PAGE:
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3 Tips for Repaying Student Loans

With student loan payments restarting and prices for household goods now higher than ever, many people are wondering how they’ll fit these payments in. In this article, learn tips for paying off student loan debt, how to establish a budget, and where to turn for additional help.

What can you do to prepare and avoid falling behind on your payments? Here are three steps you can take to plan ahead and manage your debt:

  1. Know your loan servicer and your balance. Your loan servicer is the company that handles your loan payments and communicates with you on behalf of the Department of Education. You can find out who your loan servicer is and how much you owe by logging in to your account at You should also check your contact information and make sure it is up to date.
  1. Review your repayment plan and options. Depending on your income, family size, and loan type, you may be eligible for different repayment plans that can lower your monthly payments or extend your repayment term. You can use the Loan Simulator tool at to compare different plans and see how they affect your payments and interest. You can also apply for an income-driven repayment plan or a deferment or forbearance if you are facing financial hardship or other qualifying circumstances. Deferment and forbearance are legal terms that refer to different ways of temporarily delaying repayment. Learn more about the new, income-driven repayment plan, called SAVES, at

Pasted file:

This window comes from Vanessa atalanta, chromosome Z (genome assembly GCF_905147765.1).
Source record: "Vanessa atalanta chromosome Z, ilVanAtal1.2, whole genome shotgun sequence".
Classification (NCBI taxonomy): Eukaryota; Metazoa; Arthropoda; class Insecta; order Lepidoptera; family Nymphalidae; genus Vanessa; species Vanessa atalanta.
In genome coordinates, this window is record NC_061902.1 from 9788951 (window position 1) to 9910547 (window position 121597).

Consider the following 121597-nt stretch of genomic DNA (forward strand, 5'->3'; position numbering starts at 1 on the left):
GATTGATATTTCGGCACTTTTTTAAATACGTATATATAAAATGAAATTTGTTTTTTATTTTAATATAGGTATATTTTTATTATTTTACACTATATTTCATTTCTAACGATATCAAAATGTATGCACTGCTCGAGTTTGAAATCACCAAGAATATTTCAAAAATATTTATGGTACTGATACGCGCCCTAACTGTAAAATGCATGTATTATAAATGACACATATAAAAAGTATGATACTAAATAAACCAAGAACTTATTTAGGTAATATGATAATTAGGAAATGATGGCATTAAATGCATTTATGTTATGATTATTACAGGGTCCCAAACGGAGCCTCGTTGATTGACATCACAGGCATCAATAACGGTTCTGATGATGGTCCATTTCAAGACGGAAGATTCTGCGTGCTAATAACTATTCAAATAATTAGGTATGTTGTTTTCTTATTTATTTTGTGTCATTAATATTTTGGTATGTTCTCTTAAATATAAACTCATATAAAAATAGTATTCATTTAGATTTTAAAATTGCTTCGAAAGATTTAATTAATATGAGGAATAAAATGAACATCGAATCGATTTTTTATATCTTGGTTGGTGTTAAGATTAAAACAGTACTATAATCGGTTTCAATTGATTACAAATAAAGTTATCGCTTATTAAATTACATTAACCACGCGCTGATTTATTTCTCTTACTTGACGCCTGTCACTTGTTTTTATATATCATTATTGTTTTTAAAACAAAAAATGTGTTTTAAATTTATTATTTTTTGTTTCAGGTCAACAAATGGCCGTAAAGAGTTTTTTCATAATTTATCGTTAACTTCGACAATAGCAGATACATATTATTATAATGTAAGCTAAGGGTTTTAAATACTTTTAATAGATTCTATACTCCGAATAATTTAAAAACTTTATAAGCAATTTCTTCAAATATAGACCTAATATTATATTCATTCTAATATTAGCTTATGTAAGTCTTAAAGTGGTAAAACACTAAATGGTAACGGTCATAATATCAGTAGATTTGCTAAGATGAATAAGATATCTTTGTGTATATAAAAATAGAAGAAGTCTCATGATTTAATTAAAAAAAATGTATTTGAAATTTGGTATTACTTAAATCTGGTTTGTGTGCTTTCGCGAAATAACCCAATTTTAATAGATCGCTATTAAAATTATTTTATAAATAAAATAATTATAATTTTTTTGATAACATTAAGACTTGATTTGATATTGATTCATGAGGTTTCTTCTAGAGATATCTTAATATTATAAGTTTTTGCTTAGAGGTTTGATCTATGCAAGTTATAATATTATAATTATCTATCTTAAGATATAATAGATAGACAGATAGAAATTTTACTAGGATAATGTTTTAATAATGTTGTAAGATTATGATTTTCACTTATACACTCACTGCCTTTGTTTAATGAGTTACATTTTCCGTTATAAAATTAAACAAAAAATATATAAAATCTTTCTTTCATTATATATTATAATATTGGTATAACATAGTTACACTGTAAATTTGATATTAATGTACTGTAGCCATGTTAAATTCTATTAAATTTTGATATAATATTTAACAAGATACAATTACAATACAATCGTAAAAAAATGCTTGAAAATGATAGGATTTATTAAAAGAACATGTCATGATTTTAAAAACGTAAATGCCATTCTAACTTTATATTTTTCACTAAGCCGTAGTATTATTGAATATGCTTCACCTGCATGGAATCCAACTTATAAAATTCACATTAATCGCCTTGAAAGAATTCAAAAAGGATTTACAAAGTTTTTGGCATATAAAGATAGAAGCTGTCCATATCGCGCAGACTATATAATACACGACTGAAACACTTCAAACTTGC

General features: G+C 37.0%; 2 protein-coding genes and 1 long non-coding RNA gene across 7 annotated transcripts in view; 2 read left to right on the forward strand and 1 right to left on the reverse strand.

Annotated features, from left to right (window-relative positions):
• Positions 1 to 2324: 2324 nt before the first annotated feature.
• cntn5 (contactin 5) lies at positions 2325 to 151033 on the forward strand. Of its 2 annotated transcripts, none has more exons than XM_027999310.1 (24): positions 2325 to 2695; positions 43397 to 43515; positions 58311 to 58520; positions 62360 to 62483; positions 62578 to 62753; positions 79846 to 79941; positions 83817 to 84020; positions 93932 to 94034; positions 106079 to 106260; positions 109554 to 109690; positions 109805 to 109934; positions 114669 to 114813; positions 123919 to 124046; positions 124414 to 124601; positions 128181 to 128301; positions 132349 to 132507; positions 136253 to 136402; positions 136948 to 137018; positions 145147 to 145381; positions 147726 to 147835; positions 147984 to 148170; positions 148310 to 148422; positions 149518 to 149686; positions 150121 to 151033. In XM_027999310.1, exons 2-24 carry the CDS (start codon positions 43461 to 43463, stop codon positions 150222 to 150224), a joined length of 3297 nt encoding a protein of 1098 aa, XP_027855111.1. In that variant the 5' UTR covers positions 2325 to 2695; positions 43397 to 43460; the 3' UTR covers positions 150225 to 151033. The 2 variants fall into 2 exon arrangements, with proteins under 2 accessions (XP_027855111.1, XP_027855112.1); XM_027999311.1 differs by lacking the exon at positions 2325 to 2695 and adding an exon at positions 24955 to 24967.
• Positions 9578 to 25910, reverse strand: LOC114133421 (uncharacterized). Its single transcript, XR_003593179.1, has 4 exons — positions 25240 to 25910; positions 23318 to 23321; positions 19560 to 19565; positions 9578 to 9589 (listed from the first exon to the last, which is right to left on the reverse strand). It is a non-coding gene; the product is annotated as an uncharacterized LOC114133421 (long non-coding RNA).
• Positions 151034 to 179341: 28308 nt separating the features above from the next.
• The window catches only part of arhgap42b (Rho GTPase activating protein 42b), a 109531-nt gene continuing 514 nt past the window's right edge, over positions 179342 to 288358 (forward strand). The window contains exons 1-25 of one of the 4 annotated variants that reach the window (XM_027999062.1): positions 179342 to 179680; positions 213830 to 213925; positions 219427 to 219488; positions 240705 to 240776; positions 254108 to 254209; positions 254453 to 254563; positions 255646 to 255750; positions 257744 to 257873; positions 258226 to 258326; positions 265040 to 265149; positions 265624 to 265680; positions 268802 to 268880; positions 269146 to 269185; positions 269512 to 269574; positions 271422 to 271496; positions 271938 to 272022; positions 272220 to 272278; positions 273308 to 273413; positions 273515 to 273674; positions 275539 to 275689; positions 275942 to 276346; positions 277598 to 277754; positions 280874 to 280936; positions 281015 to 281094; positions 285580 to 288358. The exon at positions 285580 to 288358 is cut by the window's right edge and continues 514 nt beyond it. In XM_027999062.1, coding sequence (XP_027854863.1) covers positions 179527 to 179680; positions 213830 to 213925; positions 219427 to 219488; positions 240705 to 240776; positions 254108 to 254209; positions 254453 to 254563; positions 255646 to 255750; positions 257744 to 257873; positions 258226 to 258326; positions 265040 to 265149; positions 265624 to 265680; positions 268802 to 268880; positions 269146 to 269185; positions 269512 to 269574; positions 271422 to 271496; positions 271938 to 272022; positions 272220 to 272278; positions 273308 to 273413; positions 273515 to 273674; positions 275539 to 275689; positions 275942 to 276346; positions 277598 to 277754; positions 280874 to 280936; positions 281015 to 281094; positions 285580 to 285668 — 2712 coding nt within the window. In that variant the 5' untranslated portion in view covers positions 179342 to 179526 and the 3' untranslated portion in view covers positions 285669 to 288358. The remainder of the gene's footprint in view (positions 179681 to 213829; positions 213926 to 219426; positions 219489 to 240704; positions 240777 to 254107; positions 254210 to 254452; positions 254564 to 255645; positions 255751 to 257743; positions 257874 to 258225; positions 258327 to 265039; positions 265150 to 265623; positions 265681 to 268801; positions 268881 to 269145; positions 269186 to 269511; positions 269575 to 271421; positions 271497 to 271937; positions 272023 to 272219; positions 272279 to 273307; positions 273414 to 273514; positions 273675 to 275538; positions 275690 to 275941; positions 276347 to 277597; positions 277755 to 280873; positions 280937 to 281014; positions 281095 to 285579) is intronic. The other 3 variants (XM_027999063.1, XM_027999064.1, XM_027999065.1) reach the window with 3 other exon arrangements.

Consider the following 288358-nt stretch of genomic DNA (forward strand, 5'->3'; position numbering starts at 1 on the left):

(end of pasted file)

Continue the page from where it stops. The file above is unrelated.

2. Budget for your payments and save what you can. If you have not been making payments on your loans for more than three years, it may be hard to adjust your budget and find room for them. Read the article “Establishing a Budget.” Then, look for ways to reduce your expenses or increase your income, such as cutting back on unnecessary spending, refinancing other debts, or finding a side hustle.

By following these steps, you can prepare yourself for the change and make smart decisions about your loans.

One last tip: Be alert to potential scams. Some scammers may try to take advantage of borrowers who are confused or worried about their loan repayments. They may offer help in exchange for a fee, or ask for your personal or financial information. Do not fall for these scams, and never pay anyone to manage your loans.

You can get free and legitimate help from your loan servicer, the Department of Education, the CAPTRUST Advice Desk, or a nonprofit credit counselor. To reach the CAPTRUST Advice Desk, call 1-800-967-9948.